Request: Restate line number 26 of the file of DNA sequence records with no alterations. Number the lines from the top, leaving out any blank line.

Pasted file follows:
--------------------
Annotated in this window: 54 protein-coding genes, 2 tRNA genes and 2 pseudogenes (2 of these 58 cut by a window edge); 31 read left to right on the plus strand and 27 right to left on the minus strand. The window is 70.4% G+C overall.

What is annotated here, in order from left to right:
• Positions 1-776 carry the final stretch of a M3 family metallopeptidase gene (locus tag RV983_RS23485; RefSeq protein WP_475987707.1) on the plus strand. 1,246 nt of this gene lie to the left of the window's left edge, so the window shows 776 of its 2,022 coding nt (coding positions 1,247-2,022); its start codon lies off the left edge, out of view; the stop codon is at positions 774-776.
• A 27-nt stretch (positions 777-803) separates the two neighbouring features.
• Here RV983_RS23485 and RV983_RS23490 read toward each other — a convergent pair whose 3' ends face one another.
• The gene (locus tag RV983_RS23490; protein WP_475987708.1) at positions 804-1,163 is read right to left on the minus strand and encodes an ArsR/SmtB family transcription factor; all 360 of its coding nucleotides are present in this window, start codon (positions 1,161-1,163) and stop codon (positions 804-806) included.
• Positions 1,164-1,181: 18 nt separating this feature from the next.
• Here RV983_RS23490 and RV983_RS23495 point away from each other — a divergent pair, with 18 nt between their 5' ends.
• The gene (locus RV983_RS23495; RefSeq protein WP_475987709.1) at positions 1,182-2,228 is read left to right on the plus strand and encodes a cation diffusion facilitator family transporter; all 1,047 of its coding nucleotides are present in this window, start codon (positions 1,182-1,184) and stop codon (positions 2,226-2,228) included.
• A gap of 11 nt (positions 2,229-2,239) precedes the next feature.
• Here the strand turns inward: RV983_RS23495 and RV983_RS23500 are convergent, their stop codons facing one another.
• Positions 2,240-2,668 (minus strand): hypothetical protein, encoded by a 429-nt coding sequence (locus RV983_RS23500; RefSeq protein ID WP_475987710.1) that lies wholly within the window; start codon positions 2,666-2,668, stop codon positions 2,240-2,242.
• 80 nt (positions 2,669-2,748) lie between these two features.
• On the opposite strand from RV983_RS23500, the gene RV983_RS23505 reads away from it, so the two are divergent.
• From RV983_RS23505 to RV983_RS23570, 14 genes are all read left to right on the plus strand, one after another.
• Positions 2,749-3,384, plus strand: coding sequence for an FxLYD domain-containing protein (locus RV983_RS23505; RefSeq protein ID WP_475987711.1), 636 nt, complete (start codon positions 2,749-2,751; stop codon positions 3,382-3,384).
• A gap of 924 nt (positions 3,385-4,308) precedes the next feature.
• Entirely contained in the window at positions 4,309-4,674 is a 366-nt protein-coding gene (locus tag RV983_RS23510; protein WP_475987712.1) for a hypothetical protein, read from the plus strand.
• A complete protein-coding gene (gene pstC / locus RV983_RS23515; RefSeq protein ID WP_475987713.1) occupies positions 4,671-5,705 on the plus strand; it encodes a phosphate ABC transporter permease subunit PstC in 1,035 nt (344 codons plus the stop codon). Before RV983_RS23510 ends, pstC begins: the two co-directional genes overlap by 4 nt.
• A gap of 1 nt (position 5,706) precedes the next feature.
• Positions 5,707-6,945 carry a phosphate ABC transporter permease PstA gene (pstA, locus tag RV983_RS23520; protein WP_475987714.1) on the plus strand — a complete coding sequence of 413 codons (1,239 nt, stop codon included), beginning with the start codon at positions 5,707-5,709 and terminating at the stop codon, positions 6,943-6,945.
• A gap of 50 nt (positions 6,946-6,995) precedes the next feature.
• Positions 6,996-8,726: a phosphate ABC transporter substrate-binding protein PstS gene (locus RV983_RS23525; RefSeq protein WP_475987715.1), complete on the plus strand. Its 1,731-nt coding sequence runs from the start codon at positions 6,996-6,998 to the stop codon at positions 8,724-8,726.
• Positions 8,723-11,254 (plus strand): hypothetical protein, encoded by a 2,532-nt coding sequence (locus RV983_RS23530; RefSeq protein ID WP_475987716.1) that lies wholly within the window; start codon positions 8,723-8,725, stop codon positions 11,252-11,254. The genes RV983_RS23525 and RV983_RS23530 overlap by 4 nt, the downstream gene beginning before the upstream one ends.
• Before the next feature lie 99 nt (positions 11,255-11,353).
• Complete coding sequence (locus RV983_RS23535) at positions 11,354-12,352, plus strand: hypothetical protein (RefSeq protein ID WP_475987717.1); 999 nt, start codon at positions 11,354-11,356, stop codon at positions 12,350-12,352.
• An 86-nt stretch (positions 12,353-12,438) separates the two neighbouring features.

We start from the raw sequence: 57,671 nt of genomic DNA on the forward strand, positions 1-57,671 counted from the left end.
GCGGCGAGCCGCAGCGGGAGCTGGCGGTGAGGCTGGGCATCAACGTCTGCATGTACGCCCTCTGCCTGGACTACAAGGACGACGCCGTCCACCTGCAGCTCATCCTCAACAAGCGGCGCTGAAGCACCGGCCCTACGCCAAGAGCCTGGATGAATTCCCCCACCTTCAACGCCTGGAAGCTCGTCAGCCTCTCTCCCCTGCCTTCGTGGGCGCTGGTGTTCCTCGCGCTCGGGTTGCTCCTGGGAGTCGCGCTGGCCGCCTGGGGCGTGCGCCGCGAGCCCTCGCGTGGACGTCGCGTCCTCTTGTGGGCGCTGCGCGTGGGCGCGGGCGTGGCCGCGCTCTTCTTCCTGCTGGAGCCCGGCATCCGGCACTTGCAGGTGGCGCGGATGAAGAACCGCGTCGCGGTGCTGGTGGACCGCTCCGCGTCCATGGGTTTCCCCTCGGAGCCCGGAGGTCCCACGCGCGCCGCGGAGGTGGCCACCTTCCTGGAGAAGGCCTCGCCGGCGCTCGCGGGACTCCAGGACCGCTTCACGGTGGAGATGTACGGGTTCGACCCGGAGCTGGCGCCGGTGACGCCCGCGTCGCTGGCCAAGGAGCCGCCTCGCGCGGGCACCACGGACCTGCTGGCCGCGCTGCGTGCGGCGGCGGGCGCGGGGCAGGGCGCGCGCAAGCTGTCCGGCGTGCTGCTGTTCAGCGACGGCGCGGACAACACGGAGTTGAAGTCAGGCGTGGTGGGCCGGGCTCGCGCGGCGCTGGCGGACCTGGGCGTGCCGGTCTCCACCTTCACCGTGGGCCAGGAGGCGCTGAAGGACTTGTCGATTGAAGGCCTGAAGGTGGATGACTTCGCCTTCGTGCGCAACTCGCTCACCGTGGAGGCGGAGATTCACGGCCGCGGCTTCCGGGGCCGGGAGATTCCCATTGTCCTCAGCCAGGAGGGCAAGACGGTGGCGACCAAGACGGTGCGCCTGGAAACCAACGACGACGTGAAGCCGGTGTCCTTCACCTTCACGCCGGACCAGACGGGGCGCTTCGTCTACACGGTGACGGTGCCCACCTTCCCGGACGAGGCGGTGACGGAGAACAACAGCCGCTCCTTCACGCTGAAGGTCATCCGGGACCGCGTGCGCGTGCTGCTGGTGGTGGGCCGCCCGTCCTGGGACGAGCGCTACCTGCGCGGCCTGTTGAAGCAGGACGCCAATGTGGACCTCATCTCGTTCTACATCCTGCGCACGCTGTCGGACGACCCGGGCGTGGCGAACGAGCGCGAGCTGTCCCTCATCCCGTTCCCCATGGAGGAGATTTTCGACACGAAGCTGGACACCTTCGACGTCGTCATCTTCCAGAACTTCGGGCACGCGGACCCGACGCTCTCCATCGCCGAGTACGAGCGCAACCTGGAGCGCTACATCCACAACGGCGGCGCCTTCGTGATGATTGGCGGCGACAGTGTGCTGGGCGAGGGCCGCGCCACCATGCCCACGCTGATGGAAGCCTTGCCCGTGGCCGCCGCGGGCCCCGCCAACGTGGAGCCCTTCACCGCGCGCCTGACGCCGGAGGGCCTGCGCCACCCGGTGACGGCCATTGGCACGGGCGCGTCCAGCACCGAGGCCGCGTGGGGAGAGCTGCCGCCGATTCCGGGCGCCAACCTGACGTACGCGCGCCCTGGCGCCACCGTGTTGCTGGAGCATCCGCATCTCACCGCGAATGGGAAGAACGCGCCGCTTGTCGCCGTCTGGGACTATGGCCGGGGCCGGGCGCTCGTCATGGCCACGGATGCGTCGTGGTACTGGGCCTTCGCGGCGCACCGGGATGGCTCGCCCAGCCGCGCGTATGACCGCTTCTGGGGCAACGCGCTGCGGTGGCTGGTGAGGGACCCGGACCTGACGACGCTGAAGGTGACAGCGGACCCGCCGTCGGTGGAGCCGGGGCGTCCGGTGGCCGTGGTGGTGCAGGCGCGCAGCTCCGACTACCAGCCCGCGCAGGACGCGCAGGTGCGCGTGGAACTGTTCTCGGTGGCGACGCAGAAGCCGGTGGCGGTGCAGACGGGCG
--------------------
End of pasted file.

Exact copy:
• Complete coding sequence (locus RV983_RS23535) at positions 11,354-12,352, plus strand: hypothetical protein (RefSeq protein ID WP_475987717.1); 999 nt, start codon at positions 11,354-11,356, stop codon at positions 12,350-12,352.